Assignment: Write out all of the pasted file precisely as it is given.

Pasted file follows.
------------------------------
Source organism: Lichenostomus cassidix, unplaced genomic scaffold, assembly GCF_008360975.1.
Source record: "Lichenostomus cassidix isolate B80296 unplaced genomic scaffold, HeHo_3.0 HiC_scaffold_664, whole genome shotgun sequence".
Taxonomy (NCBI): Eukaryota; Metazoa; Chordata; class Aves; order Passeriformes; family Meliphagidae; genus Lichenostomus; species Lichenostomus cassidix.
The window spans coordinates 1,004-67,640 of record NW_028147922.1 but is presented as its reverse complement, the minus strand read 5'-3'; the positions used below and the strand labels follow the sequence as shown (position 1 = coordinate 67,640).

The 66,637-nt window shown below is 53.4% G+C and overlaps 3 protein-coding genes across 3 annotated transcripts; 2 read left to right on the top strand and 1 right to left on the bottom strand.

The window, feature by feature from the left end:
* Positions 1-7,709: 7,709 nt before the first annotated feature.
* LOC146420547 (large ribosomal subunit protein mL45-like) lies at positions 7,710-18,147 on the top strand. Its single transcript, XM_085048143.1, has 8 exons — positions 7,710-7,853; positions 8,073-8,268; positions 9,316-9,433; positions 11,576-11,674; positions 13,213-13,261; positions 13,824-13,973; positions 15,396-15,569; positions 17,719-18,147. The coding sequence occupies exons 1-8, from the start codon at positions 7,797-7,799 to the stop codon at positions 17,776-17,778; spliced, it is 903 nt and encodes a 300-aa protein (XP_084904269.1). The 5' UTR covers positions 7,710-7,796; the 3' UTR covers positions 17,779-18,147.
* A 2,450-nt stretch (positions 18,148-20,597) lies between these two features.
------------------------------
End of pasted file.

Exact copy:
Source organism: Lichenostomus cassidix, unplaced genomic scaffold, assembly GCF_008360975.1.
Source record: "Lichenostomus cassidix isolate B80296 unplaced genomic scaffold, HeHo_3.0 HiC_scaffold_664, whole genome shotgun sequence".
Taxonomy (NCBI): Eukaryota; Metazoa; Chordata; class Aves; order Passeriformes; family Meliphagidae; genus Lichenostomus; species Lichenostomus cassidix.
The window spans coordinates 1,004-67,640 of record NW_028147922.1 but is presented as its reverse complement, the minus strand read 5'-3'; the positions used below and the strand labels follow the sequence as shown (position 1 = coordinate 67,640).

The 66,637-nt window shown below is 53.4% G+C and overlaps 3 protein-coding genes across 3 annotated transcripts; 2 read left to right on the top strand and 1 right to left on the bottom strand.

The window, feature by feature from the left end:
* Positions 1-7,709: 7,709 nt before the first annotated feature.
* LOC146420547 (large ribosomal subunit protein mL45-like) lies at positions 7,710-18,147 on the top strand. Its single transcript, XM_085048143.1, has 8 exons — positions 7,710-7,853; positions 8,073-8,268; positions 9,316-9,433; positions 11,576-11,674; positions 13,213-13,261; positions 13,824-13,973; positions 15,396-15,569; positions 17,719-18,147. The coding sequence occupies exons 1-8, from the start codon at positions 7,797-7,799 to the stop codon at positions 17,776-17,778; spliced, it is 903 nt and encodes a 300-aa protein (XP_084904269.1). The 5' UTR covers positions 7,710-7,796; the 3' UTR covers positions 17,779-18,147.
* A 2,450-nt stretch (positions 18,148-20,597) lies between these two features.